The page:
Again as a news consumer, I have read that the second message, “All clear,” flashed on video screens in federal government buildings about an hour later.
Active shooter. All clear. In this instance, those two phrases may have been sufficient communication, because the tragedy didn’t escalate to involve bystanders. But for corporate communicators who practice crisis exercises, perhaps this is a timely opportunity to ask, What if?
What if an active shooter in the workplace threatens the lives of employees? And what if that shooter is going office to office or floor to floor, outside the scope of surveillance cameras? If Google Glass were prevalent in that workplace, in even its current beta format, wearers could capture and feed a visual report to help responding officers assess the situation and secure employees from harm.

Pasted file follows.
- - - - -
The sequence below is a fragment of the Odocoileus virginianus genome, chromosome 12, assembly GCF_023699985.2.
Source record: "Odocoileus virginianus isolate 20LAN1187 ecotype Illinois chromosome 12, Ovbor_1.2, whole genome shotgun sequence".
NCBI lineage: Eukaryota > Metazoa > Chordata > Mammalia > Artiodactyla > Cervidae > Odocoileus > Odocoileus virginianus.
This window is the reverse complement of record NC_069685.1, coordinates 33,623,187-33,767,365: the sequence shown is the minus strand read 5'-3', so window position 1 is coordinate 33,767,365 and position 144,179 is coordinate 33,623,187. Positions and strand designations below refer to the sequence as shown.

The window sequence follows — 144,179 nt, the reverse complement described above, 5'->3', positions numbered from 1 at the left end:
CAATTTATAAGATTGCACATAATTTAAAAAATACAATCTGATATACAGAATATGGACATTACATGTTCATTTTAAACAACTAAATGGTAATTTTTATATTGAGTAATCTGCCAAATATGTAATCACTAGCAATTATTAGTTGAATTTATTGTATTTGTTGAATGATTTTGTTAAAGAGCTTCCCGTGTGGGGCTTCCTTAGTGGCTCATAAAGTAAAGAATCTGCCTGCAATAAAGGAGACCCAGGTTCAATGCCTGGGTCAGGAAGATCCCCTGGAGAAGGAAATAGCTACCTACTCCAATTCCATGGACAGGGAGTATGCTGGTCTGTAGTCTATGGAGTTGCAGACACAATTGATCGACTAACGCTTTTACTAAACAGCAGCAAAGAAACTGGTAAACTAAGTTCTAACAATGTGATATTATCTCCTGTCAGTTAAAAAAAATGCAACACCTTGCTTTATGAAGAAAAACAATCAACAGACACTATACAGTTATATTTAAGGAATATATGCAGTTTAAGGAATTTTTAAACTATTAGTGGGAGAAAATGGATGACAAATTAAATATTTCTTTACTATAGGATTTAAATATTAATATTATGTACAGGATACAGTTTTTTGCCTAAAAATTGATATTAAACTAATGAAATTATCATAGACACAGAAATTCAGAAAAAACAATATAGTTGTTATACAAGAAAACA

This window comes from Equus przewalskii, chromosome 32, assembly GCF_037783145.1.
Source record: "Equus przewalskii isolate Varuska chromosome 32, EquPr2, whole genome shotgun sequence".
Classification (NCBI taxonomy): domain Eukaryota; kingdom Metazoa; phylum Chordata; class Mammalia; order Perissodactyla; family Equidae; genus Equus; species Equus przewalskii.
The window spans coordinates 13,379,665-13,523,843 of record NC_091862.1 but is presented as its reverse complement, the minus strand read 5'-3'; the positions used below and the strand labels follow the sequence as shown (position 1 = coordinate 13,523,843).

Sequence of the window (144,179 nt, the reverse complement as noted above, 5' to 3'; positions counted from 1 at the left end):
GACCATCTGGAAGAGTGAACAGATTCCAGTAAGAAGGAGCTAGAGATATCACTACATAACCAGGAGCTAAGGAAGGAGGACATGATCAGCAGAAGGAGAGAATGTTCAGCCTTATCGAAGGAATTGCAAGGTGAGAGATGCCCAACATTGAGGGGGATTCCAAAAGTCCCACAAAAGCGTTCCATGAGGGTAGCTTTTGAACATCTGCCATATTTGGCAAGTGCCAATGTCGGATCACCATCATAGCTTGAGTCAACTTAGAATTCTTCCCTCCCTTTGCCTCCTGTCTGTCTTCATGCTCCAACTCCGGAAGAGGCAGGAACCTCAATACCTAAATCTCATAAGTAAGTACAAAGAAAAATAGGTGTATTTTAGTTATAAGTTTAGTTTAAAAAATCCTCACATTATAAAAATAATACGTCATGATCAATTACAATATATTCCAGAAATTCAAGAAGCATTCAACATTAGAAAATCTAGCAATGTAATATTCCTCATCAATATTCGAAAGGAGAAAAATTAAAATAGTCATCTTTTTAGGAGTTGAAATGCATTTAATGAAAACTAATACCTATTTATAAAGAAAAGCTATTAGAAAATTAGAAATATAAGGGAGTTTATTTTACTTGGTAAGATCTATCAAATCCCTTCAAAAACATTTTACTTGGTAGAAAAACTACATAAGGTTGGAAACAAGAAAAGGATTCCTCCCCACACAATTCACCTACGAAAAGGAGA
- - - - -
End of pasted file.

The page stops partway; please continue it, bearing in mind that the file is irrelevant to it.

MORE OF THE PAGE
In addition, crisis teams could deliver instructions through Glass to people who most need to know what to do next. Notifications, updates, information cards—those are the kinds of terms we use to define succinct messages delivered by Glass. What general, quick messages can we script in advance so they are ready to adapt to a specific situation if needed? What if communication to a Glass wearer could unobtrusively provide instructions in how to respond to an active shooter?
What if we help shape the development of wearable computing to take advantage of built-in sensors to better handle crisis incidents. In the case of a shopping mall shooting, for example, sensors in wearable computers could pinpoint where innocent shoppers are hiding, and whether they are imminently threatened. Officials could give specific directions for taking cover. If the situation allowed escape, a map could appear in peoples' line of sight with arrows pointing the route to safety.
Much Google Glass hype seems to revolve around extreme sports videos and unposed baby smiles. Glass for crisis situations may be gloomy by comparison, but it’s worth thinking about to be well prepared.